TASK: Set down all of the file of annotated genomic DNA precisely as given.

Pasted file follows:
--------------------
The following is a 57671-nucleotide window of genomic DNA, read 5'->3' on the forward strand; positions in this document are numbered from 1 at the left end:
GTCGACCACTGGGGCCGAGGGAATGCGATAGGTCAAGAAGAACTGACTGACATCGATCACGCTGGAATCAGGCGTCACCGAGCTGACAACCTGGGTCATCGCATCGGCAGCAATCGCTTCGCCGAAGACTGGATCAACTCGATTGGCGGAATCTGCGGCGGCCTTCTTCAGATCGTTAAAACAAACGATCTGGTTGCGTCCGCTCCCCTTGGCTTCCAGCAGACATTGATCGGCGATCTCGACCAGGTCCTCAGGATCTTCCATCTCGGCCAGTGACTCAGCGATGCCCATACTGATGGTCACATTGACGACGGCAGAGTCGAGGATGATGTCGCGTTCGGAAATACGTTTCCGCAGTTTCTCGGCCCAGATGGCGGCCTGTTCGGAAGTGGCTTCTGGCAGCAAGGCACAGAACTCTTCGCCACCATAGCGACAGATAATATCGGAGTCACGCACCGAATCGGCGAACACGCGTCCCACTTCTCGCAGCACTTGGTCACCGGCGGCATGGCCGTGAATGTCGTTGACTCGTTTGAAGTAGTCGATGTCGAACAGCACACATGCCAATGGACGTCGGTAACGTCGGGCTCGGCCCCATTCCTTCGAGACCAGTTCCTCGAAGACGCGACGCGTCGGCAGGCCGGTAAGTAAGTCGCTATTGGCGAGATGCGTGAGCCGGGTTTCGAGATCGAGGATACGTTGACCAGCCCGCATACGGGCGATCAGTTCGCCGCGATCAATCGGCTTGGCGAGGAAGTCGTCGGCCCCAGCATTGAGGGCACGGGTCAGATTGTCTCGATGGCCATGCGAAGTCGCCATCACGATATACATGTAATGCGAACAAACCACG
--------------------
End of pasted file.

The following is a 57671-nucleotide window of genomic DNA, read 5'->3' on the forward strand; positions in this document are numbered from 1 at the left end:
GTCGACCACTGGGGCCGAGGGAATGCGATAGGTCAAGAAGAACTGACTGACATCGATCACGCTGGAATCAGGCGTCACCGAGCTGACAACCTGGGTCATCGCATCGGCAGCAATCGCTTCGCCGAAGACTGGATCAACTCGATTGGCGGAATCTGCGGCGGCCTTCTTCAGATCGTTAAAACAAACGATCTGGTTGCGTCCGCTCCCCTTGGCTTCCAGCAGACATTGATCGGCGATCTCGACCAGGTCCTCAGGATCTTCCATCTCGGCCAGTGACTCAGCGATGCCCATACTGATGGTCACATTGACGACGGCAGAGTCGAGGATGATGTCGCGTTCGGAAATACGTTTCCGCAGTTTCTCGGCCCAGATGGCGGCCTGTTCGGAAGTGGCTTCTGGCAGCAAGGCACAGAACTCTTCGCCACCATAGCGACAGATAATATCGGAGTCACGCACCGAATCGGCGAACACGCGTCCCACTTCTCGCAGCACTTGGTCACCGGCGGCATGGCCGTGAATGTCGTTGACTCGTTTGAAGTAGTCGATGTCGAACAGCACACATGCCAATGGACGTCGGTAACGTCGGGCTCGGCCCCATTCCTTCGAGACCAGTTCCTCGAAGACGCGACGCGTCGGCAGGCCGGTAAGTAAGTCGCTATTGGCGAGATGCGTGAGCCGGGTTTCGAGATCGAGGATACGTTGACCAGCCCGCATACGGGCGATCAGTTCGCCGCGATCAATCGGCTTGGCGAGGAAGTCGTCGGCCCCAGCATTGAGGGCACGGGTCAGATTGTCTCGATGGCCATGCGAAGTCGCCATCACGATATACATGTAATGCGAACAAACCACG